Following LUNA, FTX and other crashes, is Binance at the risk of crash? Major crypto enterprises are rushing to assure customers that their funds are safe. But are they actually releasing proof — or just data?
The billionaire chief executives of the major crypto exchanges Binance and FTX, Changpeng “CZ” Zhao and Sam Bankman-Fried, have begun a public war of words after what CZ called “recent revelations” about the health of FTX’s balance sheet—warning he’s learned from the terra luna meltdown.
As FTX, formerly the world’s third-largest cryptocurrency exchange by volume, files for bankruptcy and halts withdrawals, other exchanges are working hard to assure customers that they won’t be meeting the same fate. Binance, Crypto.com, and others have started releasing partial looks at their books, while Coinbase executives are on a media tour telling investors that it’s safe to store money with their company.
The moves are meant to assure people that their money isn’t being used on other investments and is instead held one to one. In other words, the exchanges want you to know that if you deposit a Bitcoin with them, they’ll keep a Bitcoin in reserve. That’s in contrast with FTX, which reportedly loaned billions of dollars in customer funds to Alameda Research, a trading firm also controlled by the exchange’s former CEO, Sam Bankman-Fried. Part of what triggered FTX’s spiral was a report that Alameda’s biggest asset was FTX’s token, FTT, creating a situation where the company seemed to use something akin to its own stock as collateral.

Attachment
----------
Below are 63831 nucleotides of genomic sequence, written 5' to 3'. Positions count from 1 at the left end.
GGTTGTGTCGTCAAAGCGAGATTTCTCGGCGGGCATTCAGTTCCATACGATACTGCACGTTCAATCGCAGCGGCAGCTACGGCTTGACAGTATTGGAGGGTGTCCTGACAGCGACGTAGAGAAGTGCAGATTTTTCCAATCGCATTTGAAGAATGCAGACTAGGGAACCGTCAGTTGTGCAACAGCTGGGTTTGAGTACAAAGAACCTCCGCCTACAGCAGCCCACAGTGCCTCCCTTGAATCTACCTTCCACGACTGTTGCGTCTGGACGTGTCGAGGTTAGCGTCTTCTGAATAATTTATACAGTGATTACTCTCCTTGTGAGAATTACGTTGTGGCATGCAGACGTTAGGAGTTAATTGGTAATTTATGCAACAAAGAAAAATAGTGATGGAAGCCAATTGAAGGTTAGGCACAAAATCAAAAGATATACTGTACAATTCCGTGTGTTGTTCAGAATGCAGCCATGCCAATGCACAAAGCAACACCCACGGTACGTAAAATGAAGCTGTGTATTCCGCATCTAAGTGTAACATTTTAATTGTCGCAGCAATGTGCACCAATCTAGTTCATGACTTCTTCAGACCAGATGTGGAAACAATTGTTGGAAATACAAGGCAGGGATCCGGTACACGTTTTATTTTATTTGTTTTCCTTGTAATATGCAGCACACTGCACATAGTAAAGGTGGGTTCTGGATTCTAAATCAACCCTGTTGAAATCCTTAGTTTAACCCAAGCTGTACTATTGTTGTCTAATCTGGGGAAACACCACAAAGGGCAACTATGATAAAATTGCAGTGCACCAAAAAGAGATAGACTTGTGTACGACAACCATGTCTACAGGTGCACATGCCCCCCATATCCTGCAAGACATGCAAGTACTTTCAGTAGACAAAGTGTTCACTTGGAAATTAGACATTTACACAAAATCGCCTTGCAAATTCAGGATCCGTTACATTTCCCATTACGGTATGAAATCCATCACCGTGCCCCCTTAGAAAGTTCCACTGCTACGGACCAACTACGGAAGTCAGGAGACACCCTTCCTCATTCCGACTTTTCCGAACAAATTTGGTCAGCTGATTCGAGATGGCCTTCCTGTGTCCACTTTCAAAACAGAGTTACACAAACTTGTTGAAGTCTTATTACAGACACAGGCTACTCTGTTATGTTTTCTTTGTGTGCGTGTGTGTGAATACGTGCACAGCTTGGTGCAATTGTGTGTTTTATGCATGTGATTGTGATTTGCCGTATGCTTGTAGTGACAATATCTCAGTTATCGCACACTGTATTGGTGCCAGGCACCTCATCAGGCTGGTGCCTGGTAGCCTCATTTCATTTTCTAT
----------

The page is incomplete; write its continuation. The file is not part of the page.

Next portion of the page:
In response to this, Coinbase CEO Brian Armstrong tweeted that his company doesn’t lend customer funds and linked to a blog post from June that explains, “Coinbase always holds customer assets 1:1. This means that funds are available to our customers 24 hours a day, 7 days a week, 365 days of the year.”
Other exchanges have taken things even further, promising to show proof of reserves or evidence that they actually do have all the coins customers have deposited. Binance, the world’s largest exchange and a key figure in FTX’s downfall, put out a news post on Thursday titled “Our Commitment To Transparency,” where it shared the addresses of its hot (read: actively accessible) and cold (read: offline) wallets for the Bitcoin, Ethereum, Tron, and Binance networks. The post does say that the list is “not a complete set of data” and promises that will come with a full audited report, possibly within the next few weeks.
Nansen, a crypto analysis firm, worked with Binance to create a dashboard that visualizes the exchange’s holdings, according to Nansen’s CEO. As Bloomberg points out, Nansen’s data shows that around 40 percent of the holdings that Binance has revealed are comprised of Binance USD (BUSD), a stablecoin associated with the exchange, and BNB, the exchange’s native token.